Compton school district lawsuit equating trauma with disabilities proceeds
A judge ruled Wednesday that a lawsuit can proceed against the Compton school district that is the target of claims it failed to help students who experienced trauma in their lives, preventing them from learning.
A group of students and teachers sued the district in May alleging the district did not address the effects from their traumatic experiences, such as witnessing violence, which they equated to an impairment under the Americans with Disabilities Act.
Federal Judge Michael Fitzgerald denied the district's motion to dismiss the lawsuit. The district earlier rejected the claims that it failed to address the students' trauma.
The suit, filed by the legal advocacy group Public Counsel and Irell & Manella LLP law firm, seeks to require the district to implement services and accommodations to deal with the trauma so that students can get on with learning.
Teachers who are among the plaintiffs contend they are affected, too, because they must manage students who have unaddressed trauma without having the resources or training.
“This historic and life-changing decision recognizes that children who suffer the disabling affects of complex trauma resulting from exposure to violence, racism, extreme poverty, and other adverse childhood experiences are entitled to equal access to education and the provision of appropriate services,” said Mark Rosenbaum of Public Counsel in a statement.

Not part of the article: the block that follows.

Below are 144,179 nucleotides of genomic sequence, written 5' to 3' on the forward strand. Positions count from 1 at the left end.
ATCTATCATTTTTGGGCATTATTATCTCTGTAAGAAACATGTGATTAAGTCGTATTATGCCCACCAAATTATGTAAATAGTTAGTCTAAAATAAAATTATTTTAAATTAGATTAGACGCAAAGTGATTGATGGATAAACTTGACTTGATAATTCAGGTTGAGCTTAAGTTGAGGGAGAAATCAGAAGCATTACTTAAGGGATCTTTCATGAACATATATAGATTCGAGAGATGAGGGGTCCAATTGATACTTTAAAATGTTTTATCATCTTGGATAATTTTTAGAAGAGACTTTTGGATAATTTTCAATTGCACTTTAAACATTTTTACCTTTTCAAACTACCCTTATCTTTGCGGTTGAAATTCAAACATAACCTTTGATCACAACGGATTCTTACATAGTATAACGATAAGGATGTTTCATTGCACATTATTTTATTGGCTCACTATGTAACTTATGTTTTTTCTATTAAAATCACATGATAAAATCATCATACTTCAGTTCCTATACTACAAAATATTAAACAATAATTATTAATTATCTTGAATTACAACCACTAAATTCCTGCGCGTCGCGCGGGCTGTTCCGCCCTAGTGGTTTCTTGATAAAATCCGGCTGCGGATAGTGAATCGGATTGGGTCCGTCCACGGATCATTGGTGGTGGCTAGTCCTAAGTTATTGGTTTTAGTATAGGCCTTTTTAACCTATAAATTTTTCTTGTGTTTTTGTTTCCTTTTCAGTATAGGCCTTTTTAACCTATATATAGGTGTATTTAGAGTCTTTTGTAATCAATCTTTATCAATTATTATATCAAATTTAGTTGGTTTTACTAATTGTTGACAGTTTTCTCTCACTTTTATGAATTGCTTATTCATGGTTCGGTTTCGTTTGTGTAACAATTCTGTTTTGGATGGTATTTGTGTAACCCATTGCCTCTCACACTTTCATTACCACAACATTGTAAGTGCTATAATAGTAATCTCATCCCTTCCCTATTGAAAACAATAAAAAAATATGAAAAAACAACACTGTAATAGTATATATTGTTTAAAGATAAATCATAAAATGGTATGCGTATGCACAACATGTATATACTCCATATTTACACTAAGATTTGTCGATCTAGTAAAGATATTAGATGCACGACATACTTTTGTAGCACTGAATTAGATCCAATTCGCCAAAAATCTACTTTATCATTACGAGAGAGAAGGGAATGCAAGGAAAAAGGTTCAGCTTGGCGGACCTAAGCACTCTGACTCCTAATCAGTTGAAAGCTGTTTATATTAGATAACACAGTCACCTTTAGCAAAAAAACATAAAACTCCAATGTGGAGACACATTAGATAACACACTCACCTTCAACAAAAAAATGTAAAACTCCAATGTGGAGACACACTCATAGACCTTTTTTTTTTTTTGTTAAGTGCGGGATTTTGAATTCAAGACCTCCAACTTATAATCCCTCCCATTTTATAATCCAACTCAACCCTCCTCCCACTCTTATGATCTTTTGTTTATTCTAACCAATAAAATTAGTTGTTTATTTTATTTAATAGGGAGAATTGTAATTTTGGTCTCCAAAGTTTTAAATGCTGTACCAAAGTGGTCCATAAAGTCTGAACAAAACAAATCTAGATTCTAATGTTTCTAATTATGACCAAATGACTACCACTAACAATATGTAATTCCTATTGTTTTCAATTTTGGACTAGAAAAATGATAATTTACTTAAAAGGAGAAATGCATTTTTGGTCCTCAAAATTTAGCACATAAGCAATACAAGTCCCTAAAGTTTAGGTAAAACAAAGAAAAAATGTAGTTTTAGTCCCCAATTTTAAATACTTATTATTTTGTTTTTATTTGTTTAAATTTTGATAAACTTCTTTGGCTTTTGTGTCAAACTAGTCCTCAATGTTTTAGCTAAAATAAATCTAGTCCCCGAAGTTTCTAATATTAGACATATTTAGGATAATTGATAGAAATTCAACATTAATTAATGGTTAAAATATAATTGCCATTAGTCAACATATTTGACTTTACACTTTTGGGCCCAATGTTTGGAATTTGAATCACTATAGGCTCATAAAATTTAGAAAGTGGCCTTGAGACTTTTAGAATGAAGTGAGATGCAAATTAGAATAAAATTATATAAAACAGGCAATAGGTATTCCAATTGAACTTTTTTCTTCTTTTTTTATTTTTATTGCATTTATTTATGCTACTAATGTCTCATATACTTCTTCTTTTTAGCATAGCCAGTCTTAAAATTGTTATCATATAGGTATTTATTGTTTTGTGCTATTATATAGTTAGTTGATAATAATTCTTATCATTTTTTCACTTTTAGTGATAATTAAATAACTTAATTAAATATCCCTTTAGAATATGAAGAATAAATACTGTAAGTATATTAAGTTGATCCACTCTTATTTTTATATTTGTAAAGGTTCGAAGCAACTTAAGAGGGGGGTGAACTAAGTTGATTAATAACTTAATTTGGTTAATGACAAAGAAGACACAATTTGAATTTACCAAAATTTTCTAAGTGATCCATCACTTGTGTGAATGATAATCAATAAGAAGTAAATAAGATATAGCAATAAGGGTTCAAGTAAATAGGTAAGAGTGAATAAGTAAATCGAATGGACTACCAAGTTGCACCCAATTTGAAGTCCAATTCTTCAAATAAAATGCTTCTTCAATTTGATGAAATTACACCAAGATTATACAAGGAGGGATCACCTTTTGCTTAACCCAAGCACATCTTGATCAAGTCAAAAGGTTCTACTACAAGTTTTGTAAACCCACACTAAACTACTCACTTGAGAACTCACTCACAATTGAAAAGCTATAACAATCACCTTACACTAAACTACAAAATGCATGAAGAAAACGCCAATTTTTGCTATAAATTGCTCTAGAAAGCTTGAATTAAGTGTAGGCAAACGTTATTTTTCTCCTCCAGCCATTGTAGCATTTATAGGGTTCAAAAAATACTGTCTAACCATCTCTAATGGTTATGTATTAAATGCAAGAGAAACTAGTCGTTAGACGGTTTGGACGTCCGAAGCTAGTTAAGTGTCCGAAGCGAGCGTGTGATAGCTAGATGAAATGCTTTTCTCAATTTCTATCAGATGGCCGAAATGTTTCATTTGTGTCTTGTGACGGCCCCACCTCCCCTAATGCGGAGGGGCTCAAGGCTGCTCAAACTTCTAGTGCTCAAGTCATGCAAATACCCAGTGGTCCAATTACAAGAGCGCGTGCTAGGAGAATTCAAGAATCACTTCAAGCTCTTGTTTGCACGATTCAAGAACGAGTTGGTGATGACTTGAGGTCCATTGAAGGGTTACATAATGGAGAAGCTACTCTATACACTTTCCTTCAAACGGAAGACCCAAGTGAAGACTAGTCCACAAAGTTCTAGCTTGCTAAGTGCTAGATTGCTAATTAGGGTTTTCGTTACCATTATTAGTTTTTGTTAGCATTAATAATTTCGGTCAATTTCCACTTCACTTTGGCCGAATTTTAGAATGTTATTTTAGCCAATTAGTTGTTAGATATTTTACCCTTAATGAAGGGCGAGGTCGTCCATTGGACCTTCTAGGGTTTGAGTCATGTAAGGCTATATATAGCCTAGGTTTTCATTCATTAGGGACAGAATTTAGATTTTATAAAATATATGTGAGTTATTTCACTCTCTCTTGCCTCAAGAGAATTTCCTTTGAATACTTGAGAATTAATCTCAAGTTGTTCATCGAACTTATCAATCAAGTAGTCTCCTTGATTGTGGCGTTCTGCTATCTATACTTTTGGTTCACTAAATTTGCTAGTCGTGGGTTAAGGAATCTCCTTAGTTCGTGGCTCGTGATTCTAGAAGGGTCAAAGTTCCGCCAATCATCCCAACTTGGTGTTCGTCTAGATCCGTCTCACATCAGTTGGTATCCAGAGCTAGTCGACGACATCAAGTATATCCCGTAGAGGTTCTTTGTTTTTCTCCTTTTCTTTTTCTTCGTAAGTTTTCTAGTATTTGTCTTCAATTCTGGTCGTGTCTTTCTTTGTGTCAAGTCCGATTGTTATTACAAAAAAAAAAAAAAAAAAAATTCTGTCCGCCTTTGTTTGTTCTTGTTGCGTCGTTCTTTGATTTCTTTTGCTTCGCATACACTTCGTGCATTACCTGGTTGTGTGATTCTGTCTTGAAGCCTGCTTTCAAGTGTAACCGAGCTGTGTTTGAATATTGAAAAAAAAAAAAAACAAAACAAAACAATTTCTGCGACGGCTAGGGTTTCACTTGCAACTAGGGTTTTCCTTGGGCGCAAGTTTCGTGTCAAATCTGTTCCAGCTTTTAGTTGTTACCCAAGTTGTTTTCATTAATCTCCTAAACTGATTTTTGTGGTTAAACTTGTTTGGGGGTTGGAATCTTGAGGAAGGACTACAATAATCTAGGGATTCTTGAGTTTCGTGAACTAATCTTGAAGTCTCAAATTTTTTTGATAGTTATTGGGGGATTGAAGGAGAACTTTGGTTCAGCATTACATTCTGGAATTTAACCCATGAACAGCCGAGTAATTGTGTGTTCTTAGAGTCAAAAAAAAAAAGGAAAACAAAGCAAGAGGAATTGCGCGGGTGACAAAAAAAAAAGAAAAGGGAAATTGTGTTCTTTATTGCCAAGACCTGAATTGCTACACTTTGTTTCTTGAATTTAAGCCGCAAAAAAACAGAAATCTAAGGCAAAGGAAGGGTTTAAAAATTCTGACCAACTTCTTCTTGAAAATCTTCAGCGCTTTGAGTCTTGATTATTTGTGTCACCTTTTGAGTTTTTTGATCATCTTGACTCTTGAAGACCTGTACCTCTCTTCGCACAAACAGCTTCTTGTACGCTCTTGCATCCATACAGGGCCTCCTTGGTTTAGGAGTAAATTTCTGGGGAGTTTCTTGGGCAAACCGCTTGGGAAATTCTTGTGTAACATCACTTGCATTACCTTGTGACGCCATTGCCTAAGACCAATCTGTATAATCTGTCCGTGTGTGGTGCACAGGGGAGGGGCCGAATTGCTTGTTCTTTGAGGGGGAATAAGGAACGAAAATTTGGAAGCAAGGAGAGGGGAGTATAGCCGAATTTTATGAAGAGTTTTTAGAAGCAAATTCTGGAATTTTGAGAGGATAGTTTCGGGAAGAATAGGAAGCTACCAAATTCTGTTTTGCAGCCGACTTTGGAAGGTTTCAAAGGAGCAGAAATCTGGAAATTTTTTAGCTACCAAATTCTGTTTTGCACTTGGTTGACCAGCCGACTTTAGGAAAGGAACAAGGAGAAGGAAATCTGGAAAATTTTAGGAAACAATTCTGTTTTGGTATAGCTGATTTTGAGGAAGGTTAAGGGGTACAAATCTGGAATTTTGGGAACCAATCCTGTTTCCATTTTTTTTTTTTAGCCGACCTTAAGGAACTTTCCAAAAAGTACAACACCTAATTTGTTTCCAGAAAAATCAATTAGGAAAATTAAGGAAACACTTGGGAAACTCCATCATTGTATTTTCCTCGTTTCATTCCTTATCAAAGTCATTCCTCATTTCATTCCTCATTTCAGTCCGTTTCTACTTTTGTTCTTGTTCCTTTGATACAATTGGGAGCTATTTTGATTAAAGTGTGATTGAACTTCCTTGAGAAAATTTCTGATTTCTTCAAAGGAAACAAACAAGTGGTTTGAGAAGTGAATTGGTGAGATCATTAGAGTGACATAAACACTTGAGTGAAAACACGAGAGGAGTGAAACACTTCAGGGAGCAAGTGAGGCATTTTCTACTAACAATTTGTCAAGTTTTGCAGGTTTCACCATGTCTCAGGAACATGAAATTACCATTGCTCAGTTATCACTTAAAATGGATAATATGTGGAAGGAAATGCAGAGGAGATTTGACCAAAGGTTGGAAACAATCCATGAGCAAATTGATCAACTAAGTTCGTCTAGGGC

The plaintiffs argued that childhood trauma leads to symptoms similar to post-traumatic stress disorder suffered by war veterans, leading to low literacy, dropping out and other academic impacts.
David Huff, the Compton school district attorney in the case, said through a spokesman that the judge ruled "just because a child lives in Compton doesn't mean they are disabled by trauma."
"What is regrettable is that the folks who filed this suit didn't sit down and talk with the school district first. It would have found that the District, as you would expect, has identified this issue as something critical to its mission of student success and student safety and has been addressing it. It also would have saved money spent pursuing this matter in the courts. There was an opportunity for collaboration instead of confrontation. I'm sorry they didn't recognize that," Huff said.
This story has been updated.
CORRECTION: An earlier version of this story referred to the suit as a class-action lawsuit. The judge in the case rejected that notion without prejudice, according to Public Counsel's Mark Rosenbaum, meaning the plaintiffs can make a case later that theirs is a class-action complaint. KPCC regrets the error.